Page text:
Rambus continues legal action against memory suppliers

Rambus is continuing its legal onslaught against computer memory companies by filing an antitrust lawsuit against four companies,...

Rambus is continuing its legal onslaught against computer memory companies by filing an antitrust lawsuit against four companies, accusing them of banding together to eliminate competition.

The suit was filed against Hynix Semiconductor, Infineon Technologies, Micron Technology and Siemens, and alleges that executives from those four memory firms colluded to set cost parameters for Rambus' RDram (Rambus dynamic RAM) product and to restrict output of that product to raise its price and stop it becoming a mainstream memory technology.

"What led to this development was the quantity and quality of the evidence. We couldn't ignore our fiduciary responsibility to our shareholders," said John Danforth, senior vice president and general counsel for Rambus.

Representatives from Micron, Siemens, and Hynix were not immediately available for comment.

Rambus designed RDram as an alternative to conventional Dram technology in the early 1990s. The company does not manufacture memory chips, but licenses its designs to companies such as the defendants in its antitrust case.

The antitrust lawsuit is the latest salvo in a legal saga that has stretched for years. Rambus claims that the SDram standard infringes on some of its patents, and has filed numerous lawsuits attempting to collect royalties from Dram manufacturers that did not agree to license Rambus' technology. The holdout Dram vendors claimed that Rambus failed to inform a memory standards-setting committee that it held patents on certain technologies that were under consideration for the SDram standard, in violation of that committee's rules.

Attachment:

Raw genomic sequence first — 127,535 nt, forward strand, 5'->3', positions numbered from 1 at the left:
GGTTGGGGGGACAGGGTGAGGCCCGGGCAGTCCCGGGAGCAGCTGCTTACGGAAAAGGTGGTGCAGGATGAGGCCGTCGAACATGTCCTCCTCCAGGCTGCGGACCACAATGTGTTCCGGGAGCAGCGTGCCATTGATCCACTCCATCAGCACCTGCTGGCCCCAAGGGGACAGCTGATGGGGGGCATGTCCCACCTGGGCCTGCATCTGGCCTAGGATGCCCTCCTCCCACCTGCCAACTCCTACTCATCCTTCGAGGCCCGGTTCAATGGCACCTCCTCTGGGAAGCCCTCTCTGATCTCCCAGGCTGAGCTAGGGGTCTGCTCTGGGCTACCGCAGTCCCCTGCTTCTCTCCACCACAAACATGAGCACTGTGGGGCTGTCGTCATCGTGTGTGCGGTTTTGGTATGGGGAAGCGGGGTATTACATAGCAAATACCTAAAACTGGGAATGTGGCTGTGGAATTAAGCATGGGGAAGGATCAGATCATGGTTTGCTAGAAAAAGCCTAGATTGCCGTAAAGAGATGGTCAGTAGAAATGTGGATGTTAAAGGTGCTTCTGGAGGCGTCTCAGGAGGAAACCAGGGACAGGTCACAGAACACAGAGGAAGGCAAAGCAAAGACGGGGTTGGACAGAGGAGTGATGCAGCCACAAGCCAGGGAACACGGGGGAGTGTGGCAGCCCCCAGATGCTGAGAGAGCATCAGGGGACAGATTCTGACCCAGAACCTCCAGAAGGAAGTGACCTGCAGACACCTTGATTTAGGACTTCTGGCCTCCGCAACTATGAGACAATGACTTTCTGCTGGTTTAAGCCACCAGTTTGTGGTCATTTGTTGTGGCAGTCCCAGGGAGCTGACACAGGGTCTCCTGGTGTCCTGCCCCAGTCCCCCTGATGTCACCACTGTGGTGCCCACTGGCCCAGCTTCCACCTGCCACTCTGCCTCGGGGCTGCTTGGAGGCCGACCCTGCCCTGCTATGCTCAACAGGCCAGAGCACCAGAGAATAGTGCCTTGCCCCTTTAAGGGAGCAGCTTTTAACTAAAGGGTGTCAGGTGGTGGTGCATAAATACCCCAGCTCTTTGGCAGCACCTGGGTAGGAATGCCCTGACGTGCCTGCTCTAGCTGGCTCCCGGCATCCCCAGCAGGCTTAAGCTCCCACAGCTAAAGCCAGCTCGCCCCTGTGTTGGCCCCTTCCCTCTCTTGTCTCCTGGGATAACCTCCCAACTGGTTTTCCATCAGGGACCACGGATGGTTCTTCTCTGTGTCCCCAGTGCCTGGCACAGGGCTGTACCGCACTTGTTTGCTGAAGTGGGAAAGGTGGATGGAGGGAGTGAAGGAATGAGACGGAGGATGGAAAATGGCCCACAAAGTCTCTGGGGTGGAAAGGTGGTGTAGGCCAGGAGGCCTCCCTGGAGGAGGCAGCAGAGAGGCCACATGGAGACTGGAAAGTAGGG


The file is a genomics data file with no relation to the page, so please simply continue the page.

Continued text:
Rambus has prevailed in two legal challenges so far, winning an appeal of a fraud verdict stemming from a trial in Virginia, and a dismissal of the FTC's complaint against the company. Separate litigation related to the Virginia case is pending against Infineon, and the lawyers for the FTC have filed an appeal to the full commission in that case.

If Rambus is allowed to collect royalties on its patents, the amount could reach $3bn, lawyers for the FTC said in their appeal.

A separate US Department of Justice antitrust investigation against the Dram suppliers is also under way.

Tom Krazit writes for IDG News Service

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